Holidays from an IT Perspective

I shared this with my Sysadmin class from last semester:

7 Ways IT Staff Can Prepare for the Holidays

 

 

 

 

 

 

 

 

 

 

 

Some have responded with interest. It reminds me of a guest presenter I invited a few semesters back. He told the class, among other things, that for the first five years of his career, he spent not one holiday with his family. Naturally, night time, specifically holiday nights, are typically low-peak times and thus regarded as the ‘best’ time for system upgrades/maintenance. ‘Best,’ but for the folks who have to perform those tasks, not so much.

Peanuts Christmas

Interestingly, when I was in law enforcement, the same condition held true: I was a cop for five years before I got a Christmas/New Year’s off from work. In that, very different profession, it was  a matter of scheduling and my lousy luck of the draw. At least with the cops, we’d cover for each other for a few hours on the day, so each of us got a chance to spend at least a little time with our family, even though we were on duty.

Looking even further back to when I was in the military, it seemed like most folks would take their annual leave during the traditional vacation months, May – August. But I always saved up my leave time for Christmas time. I guess this is particularly significant when you consider just how much fun Savannah, GA can be during the Summer months. Not so much. I always felt as if I was working/running PT in a sauna. But whatever.

It probably [very] rarely works out that way for the IT folks who are stuck in the trenches during those times. But that’s the nature of our modern, 24/7/365 world. Some services cannot be interrupted, regardless of the reason. Today, I’m looking forward to visiting my mom; passing all the ’24/7′ establishments that are nevertheless closed for business during this one time of the year. Working at McDonalds or Walmart may or may not be fulfilling for folks, but at least they get to spend time, this one special [for a large segment of the world’s population] time of year, where we’re supposed to appreciate the blessings that life has bestowed upon us.

Life goes on. Some things change. Others stay the same. In retrospect, it’s been an interesting, if stressful, year. Characterized, as each year so often is, with its ups and downs. But the balance sheet is showing mostly black. I’ve found a happy relationship. I’ve had a blast at work, cycling close to 200 students through the four different classes I’ve taught.

I was handed an opportunity to revive an old class, Intermediate Web, which I feel has an ever more relevant place in our curriculum, what with the web being such a prominent part of everyday life. It’s still very much in developmental stages, since the last time we were able to offer it was five years ago. Naturally, almost all of the archived course materials were deprecated by the time I got my hands on them. So I’m working the thing practically from the ground up. As a result, there’s a bit of overlap with the Intro class. But I think that’s a good thing — much of the technology associated with front-end web development works together to create a modern website. We’re exploring, in addition to vanilla HTML and CSS, frameworks, JavaScript, jQuery, and CSS preprocessing (Sass, specifically). Moving forward from those two classes, students will take server-side web development and advanced web. I hope that my intro classes, particularly the new one, will effectively prepare them for those classes.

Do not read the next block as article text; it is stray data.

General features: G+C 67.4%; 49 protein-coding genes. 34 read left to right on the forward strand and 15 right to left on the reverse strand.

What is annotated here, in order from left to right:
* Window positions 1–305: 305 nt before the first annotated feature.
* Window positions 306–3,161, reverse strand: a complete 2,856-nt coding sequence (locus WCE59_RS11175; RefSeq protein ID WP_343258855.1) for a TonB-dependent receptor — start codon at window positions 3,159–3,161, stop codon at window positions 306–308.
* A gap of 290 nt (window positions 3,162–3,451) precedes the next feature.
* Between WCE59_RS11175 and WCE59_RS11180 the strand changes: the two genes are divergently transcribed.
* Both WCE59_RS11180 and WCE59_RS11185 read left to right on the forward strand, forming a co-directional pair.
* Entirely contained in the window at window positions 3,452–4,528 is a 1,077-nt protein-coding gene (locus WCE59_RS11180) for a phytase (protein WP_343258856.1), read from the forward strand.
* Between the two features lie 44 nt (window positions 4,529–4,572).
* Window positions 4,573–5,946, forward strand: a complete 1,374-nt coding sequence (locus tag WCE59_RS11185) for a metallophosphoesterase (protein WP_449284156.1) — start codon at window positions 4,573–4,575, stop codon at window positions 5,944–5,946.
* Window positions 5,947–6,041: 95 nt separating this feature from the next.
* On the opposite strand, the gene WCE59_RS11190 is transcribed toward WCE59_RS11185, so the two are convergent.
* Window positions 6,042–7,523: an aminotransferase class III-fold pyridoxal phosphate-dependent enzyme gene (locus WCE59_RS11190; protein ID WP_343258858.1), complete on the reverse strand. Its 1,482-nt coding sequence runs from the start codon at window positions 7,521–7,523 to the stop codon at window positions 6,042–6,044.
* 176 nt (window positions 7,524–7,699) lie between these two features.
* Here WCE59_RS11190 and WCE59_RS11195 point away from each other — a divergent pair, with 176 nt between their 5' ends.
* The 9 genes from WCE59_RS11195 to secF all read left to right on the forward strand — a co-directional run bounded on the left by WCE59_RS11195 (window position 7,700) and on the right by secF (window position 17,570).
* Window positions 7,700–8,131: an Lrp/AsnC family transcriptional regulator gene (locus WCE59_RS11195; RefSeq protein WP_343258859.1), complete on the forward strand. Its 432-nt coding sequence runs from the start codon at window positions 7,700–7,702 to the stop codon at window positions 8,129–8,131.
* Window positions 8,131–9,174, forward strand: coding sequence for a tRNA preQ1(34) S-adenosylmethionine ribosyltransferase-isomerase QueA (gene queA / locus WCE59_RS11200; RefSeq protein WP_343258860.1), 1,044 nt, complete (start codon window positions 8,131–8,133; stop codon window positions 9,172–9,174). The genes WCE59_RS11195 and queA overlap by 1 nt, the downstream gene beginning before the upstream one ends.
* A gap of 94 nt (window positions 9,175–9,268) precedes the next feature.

On another note, doctor school is progressing. I made an A- in Qualitative Research Methods this semester. This spring, I’m looking forward to taking a computer security class. Hopefully, this summer, I’ll be able to take another class and then start taking two classes a semester. When I started, I registered for two classes, only to learn that it was too much to handle while simultaneously teaching an overload (four classes). So I dropped one of them, only to learn that Nova has a 2/3 policy, where you have to pass two-thirds of the classes you register for in order to maintain enrollment. Great. And, given the fact that I’ve been on an overloaded schedule ever since, I’ve just been taking one class each semester. But I’m hoping to ramp that up, in spite of my work schedule. I’ve taken to joking that I hope to graduate sometime before  I retire. We’ll see.

Anyway, I hope everyone has a great holiday break and an opportunity to recharge for the coming year. Merry Christmas!

One thought on “Holidays from an IT Perspective”

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